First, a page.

13. (SBU) Rather than dwelling on the Mardinkapi incident and
the Mayor's controversial visit, Okur - using European Court of
Human Rights publications and internet postings by human rights
groups as visual aids - proceeded to lecture DPO about the
misinformation campaign being waged by NGOs against the
government. "We know Article 17 very well," he said, "It
prohibits us from violating and limiting rights - don't worry
about our taking care of human rights." But all NGOs in town
have ties with the PKK, he argued, and he produced two examples
where NGO reports alleging misdeeds by security forces were
eventually proved wrong. Such reports help the PKK and their
recruitment efforts he said, and are not results of a lack of
professionalism, but the product of ill-intentioned individuals.

14. (SBU) Comment: With this visit, Baydemir overstepped the
parameters of GOT tolerance for pro-Kurdish activities in the
Southeast, which have expanded in the past two years. Even
contacts at both Diyarbakir's activist pro-Kurdish Bar
Association and in local private business agreed, and said they
had told the Mayor as much. Baydemir's actions have dimmed any
potentially positive effect that he might have been able to have
as a bridge between the Kurdish community and government
officials, especially given attitudes such as that displayed by
Security Director Okur and shared by many other officials.

15. (SBU) Comment, cont'd: Regardless of whether or not the
charges against him move forward, the press seems intent on
keeping this issue alive and Baydemir has given them ample fuel
for the fire. August 16 media reports point to a June 2004
incident in which Baydemir allegedly dispatched a municipal
ambulance to retrieve the corpse of a PKK militant after his May
28 shooting and subsequent death in Adana, bringing the body
back to Diyarbakir for the burial ceremony. Such acts, even
without the use of official vehicles, at best show poor judgment
and at worst provide comfort and support to a terrorist
organization. Contacts ranging from leftist Kurdish human
rights activists to wealthy local businessmen agreed that the
past 5 years had felt like "detente" and that the human rights
situation had improved in very important ways (septel). All are
now concerned about backsliding on the GOT's implementation of
human rights reforms in the region in the wake of the PKK's
abandonment of its five-year ceasefire and increasing tension
between the public and security forces about how security forces
are responding. In this context Baydemir's apparent indulgence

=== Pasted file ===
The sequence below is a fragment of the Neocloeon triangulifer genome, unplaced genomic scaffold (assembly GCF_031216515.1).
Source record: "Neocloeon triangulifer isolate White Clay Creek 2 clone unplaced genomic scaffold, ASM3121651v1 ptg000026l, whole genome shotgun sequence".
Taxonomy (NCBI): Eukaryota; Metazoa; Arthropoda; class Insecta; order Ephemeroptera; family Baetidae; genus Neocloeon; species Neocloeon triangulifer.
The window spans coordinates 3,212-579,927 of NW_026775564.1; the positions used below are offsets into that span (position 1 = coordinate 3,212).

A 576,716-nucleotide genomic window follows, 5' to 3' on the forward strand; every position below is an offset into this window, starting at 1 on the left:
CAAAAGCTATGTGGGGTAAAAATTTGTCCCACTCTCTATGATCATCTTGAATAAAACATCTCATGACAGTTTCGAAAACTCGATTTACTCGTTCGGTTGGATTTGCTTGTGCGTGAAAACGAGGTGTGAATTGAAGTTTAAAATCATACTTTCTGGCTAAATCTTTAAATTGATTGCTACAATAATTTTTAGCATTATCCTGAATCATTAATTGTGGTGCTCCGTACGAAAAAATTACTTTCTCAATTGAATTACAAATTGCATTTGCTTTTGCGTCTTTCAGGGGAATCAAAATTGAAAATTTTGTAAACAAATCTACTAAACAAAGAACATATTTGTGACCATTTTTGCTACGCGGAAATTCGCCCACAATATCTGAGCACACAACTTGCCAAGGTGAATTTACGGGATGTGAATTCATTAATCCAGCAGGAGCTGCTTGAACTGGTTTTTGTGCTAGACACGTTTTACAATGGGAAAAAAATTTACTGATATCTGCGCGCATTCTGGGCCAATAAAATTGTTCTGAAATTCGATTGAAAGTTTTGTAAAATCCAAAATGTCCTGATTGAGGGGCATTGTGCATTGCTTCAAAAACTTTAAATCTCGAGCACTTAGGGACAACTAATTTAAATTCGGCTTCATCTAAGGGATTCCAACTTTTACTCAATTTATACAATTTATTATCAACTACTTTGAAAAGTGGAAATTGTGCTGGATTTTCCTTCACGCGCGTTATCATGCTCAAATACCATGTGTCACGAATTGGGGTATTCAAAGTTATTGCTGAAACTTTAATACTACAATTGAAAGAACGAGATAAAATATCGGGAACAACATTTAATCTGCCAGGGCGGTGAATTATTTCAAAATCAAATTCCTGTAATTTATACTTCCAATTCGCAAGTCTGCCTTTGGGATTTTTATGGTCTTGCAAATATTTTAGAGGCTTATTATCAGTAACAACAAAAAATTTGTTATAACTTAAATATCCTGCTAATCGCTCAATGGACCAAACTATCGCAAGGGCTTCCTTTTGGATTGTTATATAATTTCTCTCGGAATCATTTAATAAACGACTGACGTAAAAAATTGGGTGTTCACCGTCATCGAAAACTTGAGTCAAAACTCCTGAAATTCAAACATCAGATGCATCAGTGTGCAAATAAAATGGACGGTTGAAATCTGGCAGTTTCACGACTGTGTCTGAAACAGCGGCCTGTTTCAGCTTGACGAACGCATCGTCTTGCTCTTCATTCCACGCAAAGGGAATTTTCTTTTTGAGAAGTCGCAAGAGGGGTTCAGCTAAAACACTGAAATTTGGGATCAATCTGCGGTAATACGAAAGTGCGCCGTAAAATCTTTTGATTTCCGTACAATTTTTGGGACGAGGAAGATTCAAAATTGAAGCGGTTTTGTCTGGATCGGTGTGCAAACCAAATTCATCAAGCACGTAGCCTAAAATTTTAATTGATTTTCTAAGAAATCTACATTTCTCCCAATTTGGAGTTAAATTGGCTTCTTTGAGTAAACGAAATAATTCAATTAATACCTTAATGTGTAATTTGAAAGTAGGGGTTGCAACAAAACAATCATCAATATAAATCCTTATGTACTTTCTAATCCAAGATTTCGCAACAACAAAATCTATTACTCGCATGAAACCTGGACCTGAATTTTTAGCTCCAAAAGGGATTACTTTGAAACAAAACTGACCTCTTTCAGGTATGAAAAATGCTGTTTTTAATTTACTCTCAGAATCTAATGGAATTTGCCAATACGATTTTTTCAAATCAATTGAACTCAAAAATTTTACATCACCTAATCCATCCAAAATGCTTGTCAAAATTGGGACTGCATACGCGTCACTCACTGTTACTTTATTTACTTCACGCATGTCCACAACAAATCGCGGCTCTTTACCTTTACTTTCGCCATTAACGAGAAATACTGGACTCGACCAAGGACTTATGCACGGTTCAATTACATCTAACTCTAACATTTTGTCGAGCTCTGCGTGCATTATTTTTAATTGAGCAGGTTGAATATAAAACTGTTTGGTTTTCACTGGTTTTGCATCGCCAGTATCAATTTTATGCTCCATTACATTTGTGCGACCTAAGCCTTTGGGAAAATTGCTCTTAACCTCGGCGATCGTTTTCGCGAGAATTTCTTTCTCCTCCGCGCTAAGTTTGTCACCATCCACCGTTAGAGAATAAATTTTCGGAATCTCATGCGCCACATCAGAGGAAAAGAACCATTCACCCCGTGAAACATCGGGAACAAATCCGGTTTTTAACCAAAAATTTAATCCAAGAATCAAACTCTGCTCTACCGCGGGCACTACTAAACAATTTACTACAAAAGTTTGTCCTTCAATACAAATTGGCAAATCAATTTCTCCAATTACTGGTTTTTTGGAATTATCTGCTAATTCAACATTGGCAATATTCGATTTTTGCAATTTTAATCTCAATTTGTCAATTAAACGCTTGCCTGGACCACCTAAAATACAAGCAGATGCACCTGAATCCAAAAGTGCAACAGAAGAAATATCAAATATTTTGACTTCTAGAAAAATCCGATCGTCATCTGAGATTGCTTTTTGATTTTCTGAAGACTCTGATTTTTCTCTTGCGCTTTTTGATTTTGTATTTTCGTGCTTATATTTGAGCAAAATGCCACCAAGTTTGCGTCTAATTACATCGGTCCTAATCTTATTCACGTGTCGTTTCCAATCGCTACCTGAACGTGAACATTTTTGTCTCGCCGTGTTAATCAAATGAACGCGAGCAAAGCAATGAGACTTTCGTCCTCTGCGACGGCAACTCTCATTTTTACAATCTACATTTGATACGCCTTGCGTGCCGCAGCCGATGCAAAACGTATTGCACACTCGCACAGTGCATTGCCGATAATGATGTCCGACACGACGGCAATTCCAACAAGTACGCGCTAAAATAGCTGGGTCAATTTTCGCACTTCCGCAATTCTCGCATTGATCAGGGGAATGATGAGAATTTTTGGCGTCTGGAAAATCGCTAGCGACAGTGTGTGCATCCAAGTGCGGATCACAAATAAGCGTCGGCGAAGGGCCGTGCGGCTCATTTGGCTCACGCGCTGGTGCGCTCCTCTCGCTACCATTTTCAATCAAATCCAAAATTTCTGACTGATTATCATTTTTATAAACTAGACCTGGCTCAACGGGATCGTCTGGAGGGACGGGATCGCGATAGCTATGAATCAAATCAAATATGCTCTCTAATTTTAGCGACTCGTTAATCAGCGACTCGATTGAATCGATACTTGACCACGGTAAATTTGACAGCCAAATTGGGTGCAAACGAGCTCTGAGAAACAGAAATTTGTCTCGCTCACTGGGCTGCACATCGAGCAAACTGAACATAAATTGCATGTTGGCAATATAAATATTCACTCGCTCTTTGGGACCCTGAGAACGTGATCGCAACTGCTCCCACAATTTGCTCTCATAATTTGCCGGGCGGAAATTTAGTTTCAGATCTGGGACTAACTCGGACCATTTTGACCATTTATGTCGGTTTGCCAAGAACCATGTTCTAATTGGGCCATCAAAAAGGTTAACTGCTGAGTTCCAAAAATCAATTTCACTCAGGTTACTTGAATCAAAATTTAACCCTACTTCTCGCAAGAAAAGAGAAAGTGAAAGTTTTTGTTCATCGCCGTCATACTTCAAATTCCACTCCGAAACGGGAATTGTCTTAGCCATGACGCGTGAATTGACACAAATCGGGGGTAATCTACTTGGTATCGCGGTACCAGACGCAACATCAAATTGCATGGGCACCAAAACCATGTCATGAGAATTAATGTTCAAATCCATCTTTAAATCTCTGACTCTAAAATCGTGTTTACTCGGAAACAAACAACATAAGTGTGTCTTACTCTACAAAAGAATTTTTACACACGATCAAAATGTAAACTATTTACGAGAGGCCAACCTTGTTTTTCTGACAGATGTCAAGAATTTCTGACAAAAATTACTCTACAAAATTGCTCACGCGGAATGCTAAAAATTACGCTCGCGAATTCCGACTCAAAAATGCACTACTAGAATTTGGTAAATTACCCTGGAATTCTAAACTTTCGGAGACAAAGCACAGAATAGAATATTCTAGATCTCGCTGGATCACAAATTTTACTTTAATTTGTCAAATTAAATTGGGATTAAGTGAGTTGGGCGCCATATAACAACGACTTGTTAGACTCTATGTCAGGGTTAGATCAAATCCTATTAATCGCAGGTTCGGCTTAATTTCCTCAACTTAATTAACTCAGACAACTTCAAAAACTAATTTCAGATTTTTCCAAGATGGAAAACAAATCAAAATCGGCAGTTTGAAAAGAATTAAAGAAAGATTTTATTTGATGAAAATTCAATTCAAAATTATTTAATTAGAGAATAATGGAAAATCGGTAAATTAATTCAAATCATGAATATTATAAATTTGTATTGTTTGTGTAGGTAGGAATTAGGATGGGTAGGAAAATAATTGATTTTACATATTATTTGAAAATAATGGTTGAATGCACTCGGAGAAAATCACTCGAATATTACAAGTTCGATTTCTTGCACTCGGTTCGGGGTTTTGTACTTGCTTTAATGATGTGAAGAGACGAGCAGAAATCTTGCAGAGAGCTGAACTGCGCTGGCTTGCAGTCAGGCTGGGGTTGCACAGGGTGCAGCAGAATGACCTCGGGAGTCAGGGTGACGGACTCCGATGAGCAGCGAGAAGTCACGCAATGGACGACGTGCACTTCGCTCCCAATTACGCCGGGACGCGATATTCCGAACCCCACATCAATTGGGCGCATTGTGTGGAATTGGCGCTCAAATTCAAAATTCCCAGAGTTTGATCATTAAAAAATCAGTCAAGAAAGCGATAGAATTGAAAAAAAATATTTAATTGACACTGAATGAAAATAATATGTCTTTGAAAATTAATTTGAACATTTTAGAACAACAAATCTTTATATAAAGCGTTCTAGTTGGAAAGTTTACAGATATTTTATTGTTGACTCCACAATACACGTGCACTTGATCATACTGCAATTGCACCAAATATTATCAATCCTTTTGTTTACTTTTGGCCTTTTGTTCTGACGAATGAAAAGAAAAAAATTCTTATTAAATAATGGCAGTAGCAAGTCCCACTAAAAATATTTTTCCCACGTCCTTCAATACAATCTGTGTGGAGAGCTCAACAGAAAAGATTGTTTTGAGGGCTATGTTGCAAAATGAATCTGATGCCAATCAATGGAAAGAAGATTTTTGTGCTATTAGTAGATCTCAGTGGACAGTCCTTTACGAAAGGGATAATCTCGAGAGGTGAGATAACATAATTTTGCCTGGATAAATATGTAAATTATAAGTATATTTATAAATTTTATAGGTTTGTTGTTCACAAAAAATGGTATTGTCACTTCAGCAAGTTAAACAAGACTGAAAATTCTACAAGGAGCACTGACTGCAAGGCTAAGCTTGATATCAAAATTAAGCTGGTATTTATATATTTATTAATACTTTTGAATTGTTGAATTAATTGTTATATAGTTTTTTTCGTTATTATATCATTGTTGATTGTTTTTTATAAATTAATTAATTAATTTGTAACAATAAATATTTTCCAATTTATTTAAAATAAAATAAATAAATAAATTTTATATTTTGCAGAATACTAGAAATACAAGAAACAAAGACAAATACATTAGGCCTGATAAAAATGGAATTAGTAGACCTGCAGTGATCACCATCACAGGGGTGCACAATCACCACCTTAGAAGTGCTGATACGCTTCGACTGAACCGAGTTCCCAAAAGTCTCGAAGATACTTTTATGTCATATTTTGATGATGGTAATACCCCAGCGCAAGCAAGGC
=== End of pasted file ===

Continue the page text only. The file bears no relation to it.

of the PKK/Kongra-Gel is all the more ill-conceived and
potentially inflammatory. Baydemir's actions are also a
discouraging reminder that DEHAP and other regional political
leaders in the Southeast have not yet found the will to break
with the PKK.


© Scoop Media

World Headlines


Ethiopia: Conflict, Drought, Dwindling Food Support, Threatens Lives Of 20 Million

Hunger is tightening its grip on more than 20 million Ethiopians who are facing conflict in the north, drought in the south and dwindling food and nutrition support beginning next month, the UN food relief agency warned on Thursday... More>>

Euro Med Monitor: Syria Cross-border Aid Mechanism Extension Is Necessary For The Survival Of Millions

Permanent members of the UN Security Council should extend the cross-border aid to northwestern Syria, Euro-Med Human Rights Monitor said Tuesday in a statement...

Commonwealth Secretariat: Island Nations Urge Commonwealth Leaders To Bolster Ocean Climate Action
Small island nations are calling for strengthened global support for ocean and climate change action, just days before Commonwealth leaders convene in Kigali, Rwanda... More>>

World Vision: Deeply Concerned For Thousands Affected By Afghanistan Quake
World Vision is deeply concerned about the deteriorating humanitarian situation in Afghanistan in the wake of a powerful earthquake in the early hours of this morning... More>>

Malaysia: UN Experts Welcome Announcement To Abolish Mandatory Death Penalty

UN human rights experts* today commended an announcement made by the Malaysian government that it will abolish the country’s mandatory death penalty and encouraged Parliament to take concrete steps to pass the agreement into law... More>>

Ukraine: Bachelet Briefs Human Rights Council On Mariupol
Excellencies, Further to Human Rights Council resolution S-34/1 adopted at its 34th Special Session, I present you with an oral update on the grave human rights and humanitarian situation... More>>